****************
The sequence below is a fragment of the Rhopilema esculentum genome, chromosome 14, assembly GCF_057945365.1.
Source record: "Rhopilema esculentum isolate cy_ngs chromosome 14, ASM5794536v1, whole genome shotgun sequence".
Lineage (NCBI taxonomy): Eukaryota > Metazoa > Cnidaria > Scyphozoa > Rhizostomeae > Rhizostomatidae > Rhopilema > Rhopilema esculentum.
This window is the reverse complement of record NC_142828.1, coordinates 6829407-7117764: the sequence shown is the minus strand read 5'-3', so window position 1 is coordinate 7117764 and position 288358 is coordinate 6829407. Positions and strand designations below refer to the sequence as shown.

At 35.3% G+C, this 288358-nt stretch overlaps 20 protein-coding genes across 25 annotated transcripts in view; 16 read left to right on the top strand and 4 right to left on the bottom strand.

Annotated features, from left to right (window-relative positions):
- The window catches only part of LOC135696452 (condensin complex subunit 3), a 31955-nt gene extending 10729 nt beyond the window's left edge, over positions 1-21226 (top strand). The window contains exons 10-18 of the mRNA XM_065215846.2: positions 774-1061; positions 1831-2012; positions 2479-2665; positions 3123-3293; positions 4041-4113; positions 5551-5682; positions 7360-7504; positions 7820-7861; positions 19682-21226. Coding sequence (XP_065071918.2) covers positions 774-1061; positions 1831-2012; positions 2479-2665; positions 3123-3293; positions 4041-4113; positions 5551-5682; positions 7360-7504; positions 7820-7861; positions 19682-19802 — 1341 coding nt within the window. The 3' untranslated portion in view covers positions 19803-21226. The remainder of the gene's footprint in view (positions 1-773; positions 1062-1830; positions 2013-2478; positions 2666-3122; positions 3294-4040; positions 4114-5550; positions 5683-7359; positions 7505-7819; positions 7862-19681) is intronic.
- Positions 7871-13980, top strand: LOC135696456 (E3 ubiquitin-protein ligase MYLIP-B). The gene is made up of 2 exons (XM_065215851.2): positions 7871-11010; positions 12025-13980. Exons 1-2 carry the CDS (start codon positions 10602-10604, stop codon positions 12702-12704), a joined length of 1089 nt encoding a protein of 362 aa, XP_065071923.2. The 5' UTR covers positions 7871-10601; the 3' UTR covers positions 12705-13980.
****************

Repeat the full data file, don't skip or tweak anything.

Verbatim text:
The sequence below is a fragment of the Rhopilema esculentum genome, chromosome 14, assembly GCF_057945365.1.
Source record: "Rhopilema esculentum isolate cy_ngs chromosome 14, ASM5794536v1, whole genome shotgun sequence".
Lineage (NCBI taxonomy): Eukaryota > Metazoa > Cnidaria > Scyphozoa > Rhizostomeae > Rhizostomatidae > Rhopilema > Rhopilema esculentum.
This window is the reverse complement of record NC_142828.1, coordinates 6829407-7117764: the sequence shown is the minus strand read 5'-3', so window position 1 is coordinate 7117764 and position 288358 is coordinate 6829407. Positions and strand designations below refer to the sequence as shown.

At 35.3% G+C, this 288358-nt stretch overlaps 20 protein-coding genes across 25 annotated transcripts in view; 16 read left to right on the top strand and 4 right to left on the bottom strand.

Annotated features, from left to right (window-relative positions):
- The window catches only part of LOC135696452 (condensin complex subunit 3), a 31955-nt gene extending 10729 nt beyond the window's left edge, over positions 1-21226 (top strand). The window contains exons 10-18 of the mRNA XM_065215846.2: positions 774-1061; positions 1831-2012; positions 2479-2665; positions 3123-3293; positions 4041-4113; positions 5551-5682; positions 7360-7504; positions 7820-7861; positions 19682-21226. Coding sequence (XP_065071918.2) covers positions 774-1061; positions 1831-2012; positions 2479-2665; positions 3123-3293; positions 4041-4113; positions 5551-5682; positions 7360-7504; positions 7820-7861; positions 19682-19802 — 1341 coding nt within the window. The 3' untranslated portion in view covers positions 19803-21226. The remainder of the gene's footprint in view (positions 1-773; positions 1062-1830; positions 2013-2478; positions 2666-3122; positions 3294-4040; positions 4114-5550; positions 5683-7359; positions 7505-7819; positions 7862-19681) is intronic.
- Positions 7871-13980, top strand: LOC135696456 (E3 ubiquitin-protein ligase MYLIP-B). The gene is made up of 2 exons (XM_065215851.2): positions 7871-11010; positions 12025-13980. Exons 1-2 carry the CDS (start codon positions 10602-10604, stop codon positions 12702-12704), a joined length of 1089 nt encoding a protein of 362 aa, XP_065071923.2. The 5' UTR covers positions 7871-10601; the 3' UTR covers positions 12705-13980.